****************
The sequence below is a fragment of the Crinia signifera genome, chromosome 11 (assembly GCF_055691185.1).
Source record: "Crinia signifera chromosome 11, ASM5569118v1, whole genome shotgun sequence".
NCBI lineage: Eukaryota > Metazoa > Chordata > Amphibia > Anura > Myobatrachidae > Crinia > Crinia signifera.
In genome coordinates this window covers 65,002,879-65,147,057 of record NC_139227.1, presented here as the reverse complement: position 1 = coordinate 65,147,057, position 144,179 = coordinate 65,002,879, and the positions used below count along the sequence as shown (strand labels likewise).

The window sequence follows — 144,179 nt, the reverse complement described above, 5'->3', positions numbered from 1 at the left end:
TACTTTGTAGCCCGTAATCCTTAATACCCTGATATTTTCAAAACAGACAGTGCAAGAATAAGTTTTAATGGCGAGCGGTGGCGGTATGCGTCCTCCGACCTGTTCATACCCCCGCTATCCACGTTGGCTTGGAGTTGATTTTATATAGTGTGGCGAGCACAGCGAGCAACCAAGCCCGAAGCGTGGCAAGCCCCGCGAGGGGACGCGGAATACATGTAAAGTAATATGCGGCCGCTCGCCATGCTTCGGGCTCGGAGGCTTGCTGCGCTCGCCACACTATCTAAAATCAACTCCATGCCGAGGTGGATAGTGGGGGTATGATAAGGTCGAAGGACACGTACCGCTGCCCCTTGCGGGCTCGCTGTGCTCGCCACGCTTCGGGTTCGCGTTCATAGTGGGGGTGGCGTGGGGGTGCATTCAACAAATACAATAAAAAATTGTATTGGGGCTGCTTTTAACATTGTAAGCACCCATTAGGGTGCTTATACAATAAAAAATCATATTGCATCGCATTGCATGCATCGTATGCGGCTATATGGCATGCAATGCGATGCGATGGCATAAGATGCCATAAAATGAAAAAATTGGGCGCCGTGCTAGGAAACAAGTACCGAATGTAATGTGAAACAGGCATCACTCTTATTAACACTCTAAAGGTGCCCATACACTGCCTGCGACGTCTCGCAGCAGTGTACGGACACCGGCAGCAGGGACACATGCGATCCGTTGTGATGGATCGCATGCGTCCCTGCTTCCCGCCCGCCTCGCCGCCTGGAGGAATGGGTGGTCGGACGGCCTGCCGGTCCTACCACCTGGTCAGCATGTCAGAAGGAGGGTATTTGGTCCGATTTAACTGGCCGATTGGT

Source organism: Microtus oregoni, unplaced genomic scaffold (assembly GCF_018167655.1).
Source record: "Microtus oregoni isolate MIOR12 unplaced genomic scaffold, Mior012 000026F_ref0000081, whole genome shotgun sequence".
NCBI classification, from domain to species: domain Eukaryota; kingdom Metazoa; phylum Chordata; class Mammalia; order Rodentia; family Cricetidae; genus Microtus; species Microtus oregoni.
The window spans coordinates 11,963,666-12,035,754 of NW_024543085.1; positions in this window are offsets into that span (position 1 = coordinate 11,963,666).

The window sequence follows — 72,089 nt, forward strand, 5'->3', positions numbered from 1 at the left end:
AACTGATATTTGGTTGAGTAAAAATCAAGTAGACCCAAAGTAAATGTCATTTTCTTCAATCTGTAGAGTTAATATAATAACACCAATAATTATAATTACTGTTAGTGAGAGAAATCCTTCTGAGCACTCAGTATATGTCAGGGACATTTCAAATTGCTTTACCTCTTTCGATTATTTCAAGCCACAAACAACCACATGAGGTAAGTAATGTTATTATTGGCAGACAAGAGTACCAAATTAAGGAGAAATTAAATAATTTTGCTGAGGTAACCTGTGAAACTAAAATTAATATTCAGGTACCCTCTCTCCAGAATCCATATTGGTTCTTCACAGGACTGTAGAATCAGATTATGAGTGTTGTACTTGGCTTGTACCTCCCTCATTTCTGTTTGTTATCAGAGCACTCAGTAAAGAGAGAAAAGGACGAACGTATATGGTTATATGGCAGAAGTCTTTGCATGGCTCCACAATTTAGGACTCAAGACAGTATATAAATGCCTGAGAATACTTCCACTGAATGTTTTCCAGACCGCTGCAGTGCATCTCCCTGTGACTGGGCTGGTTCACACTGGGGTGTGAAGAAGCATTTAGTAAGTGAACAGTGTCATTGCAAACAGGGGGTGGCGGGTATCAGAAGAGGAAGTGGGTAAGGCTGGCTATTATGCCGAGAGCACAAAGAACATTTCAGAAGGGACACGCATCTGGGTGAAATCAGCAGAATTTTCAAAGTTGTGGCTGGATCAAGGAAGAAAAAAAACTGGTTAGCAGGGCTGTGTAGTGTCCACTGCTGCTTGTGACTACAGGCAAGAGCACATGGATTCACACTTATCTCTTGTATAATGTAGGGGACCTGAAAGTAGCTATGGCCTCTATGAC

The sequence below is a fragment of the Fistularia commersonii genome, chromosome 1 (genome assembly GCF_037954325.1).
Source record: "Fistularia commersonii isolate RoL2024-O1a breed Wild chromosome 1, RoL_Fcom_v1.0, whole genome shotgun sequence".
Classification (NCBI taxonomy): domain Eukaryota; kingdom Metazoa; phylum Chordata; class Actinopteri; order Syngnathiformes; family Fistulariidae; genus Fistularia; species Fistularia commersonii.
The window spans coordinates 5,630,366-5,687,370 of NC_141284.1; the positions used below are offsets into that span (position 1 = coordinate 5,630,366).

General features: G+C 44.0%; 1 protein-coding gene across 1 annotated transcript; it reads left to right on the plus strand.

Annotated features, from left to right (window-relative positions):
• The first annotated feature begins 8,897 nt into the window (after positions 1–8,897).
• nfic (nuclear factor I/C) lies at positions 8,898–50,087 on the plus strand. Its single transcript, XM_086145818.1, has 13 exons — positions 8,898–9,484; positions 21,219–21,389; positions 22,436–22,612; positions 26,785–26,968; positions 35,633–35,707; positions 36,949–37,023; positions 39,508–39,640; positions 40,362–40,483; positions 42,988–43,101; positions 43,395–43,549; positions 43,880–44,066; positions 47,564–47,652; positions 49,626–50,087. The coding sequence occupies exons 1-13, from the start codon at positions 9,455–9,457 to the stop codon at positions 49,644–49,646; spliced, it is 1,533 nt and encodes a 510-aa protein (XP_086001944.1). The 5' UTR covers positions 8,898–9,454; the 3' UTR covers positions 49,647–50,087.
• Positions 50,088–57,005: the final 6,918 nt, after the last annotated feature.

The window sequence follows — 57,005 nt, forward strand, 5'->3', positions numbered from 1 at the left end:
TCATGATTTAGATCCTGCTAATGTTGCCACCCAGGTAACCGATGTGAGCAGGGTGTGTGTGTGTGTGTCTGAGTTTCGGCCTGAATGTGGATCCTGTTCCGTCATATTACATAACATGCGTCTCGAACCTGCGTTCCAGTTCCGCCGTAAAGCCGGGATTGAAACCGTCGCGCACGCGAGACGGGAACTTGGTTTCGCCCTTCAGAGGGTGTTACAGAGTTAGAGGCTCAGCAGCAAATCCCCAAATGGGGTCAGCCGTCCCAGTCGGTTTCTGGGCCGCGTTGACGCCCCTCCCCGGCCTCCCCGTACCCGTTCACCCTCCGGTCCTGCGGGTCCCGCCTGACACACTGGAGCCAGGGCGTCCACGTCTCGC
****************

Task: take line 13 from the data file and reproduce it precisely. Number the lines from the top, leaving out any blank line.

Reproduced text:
The sequence below is a fragment of the Fistularia commersonii genome, chromosome 1 (genome assembly GCF_037954325.1).